Naval history: the War of 1812



Many desperate ocean-fights took place during the years 1813-1814, though not with the uniform success for the Americans of those of 1812. On June I, the Chesapeake, lying in Boston harbor, accepted the challenge to battle to the British frigate Shannon, and put to sea, though in no proper condition for fighting. In the battle that ensued the Chesapeake suffered severely; all her higher officers were killed and wounded, Lawrence, the captain, being mortally wounded early in the action. His dying words, "Don't give up the ship," were afterwards displayed on Captain Perry's standard in the battle of Lake Erie, and have become the motto of the American navy. The Chesapeake was, after being disabled, boarded and forced to surrender. In August the British brig Pelican captured the American brig Argus, which had previously captured more than twenty vessels in the English Channel. In September the Americans gained a naval victory, the brig Enterprise capturing the brig Boxer, after a severe battle of forty minutes' duration. During the summer the frigate Essex, under Captain Porter, cruised in the Pacific, and captured a great number of British vessels. Early in the succeeding year she was attacked in the harbor of Valparaiso by the frigate Phoebe and the sloop Cherub, the two being superior to her in force. The Essex was desperately defended, and did not yield till almost cut to pieces.

During the year the ocean swarmed with American privateers, which occasionally did not hestitate to attack war-vessels. The privateer Decatur captured the war-schooner Dominica, and the fishing-smack Yankee, with forty men, surprised and captured, off Sandy Hook, the sloop-of-war Eagle. In March, 1813, the blockade of the coast was extended from Montauk Point, Long Island, to the mouth of the Mississippi, through the British squadron under Admiral Warren was inadequate to make this more than a "paper blockade." The Macedonian, United States, and Hornet were chased into New London harbor by a British squadron, and so diligently blockaded that they were not able to put to sea again. Meanwhile, Admiral Cockburn, Warren's second in command, raided the coast from Delaware to North Carolina, making piratical descents and destroying the property of the defenceless inhabitants with cruel and useless barbarity.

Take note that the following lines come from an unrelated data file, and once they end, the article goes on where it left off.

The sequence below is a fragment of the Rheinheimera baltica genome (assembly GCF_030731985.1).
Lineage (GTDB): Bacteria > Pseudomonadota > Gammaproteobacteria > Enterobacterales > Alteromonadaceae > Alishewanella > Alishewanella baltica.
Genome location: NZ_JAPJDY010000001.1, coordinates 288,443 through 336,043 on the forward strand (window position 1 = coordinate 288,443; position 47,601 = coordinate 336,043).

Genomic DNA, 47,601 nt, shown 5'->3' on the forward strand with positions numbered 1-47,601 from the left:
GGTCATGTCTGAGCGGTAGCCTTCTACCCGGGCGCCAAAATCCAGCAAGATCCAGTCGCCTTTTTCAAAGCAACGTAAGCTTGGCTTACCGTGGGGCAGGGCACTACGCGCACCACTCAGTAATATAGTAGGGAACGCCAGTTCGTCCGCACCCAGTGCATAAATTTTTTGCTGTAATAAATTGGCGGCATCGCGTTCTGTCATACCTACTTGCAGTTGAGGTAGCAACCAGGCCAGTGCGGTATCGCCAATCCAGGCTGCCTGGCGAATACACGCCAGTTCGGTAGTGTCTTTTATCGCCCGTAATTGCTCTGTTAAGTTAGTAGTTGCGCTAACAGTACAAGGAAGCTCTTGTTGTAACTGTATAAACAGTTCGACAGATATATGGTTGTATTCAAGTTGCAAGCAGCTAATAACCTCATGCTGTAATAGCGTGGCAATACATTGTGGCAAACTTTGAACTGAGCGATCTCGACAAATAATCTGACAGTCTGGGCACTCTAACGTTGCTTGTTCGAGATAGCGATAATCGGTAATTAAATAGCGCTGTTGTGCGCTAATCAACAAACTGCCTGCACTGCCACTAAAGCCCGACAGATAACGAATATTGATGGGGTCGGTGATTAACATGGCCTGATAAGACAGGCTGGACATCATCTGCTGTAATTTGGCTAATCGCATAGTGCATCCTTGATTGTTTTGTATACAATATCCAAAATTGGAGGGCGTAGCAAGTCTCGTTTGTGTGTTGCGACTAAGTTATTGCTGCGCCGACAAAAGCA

In 1814 the American navy achieved some brilliant successes. The sloop Peacock captured the brig Epervier, while the Wasp captured the Reindeer and sunk the Avon. The privateer General Armstrong was attacked in the port of Fayal by a British fleet, and an attempt made to cut her out by boats. The result was disastrous to her enemies, who were driven off with a loss of one hundred and twenty killed and ninety wounded, while the loss on the privateer was only two killed and nine wounded. Seeing that it would be impossible to save her, the captain and crew left the Armstrong, setting her on fire, and took refuge in a deserted convent on shore, in anticipation of an attack. This, however, the protest of the authorities prevented the British from making. Several hard-fought naval battles took place after peace was declared, but before the ships at sea could be informed of this fact. The President fought the Endymion to a wreck, but before she could take possession of her as a prize she was herself captured by a British squadron. In February, 1815, the Constitution captured the Cyane and Levant off the island of Madeira, and in March the Hornet captured the Penguin off the coast of Brazil. In both these cases the captured vessels were stronger than their captors.





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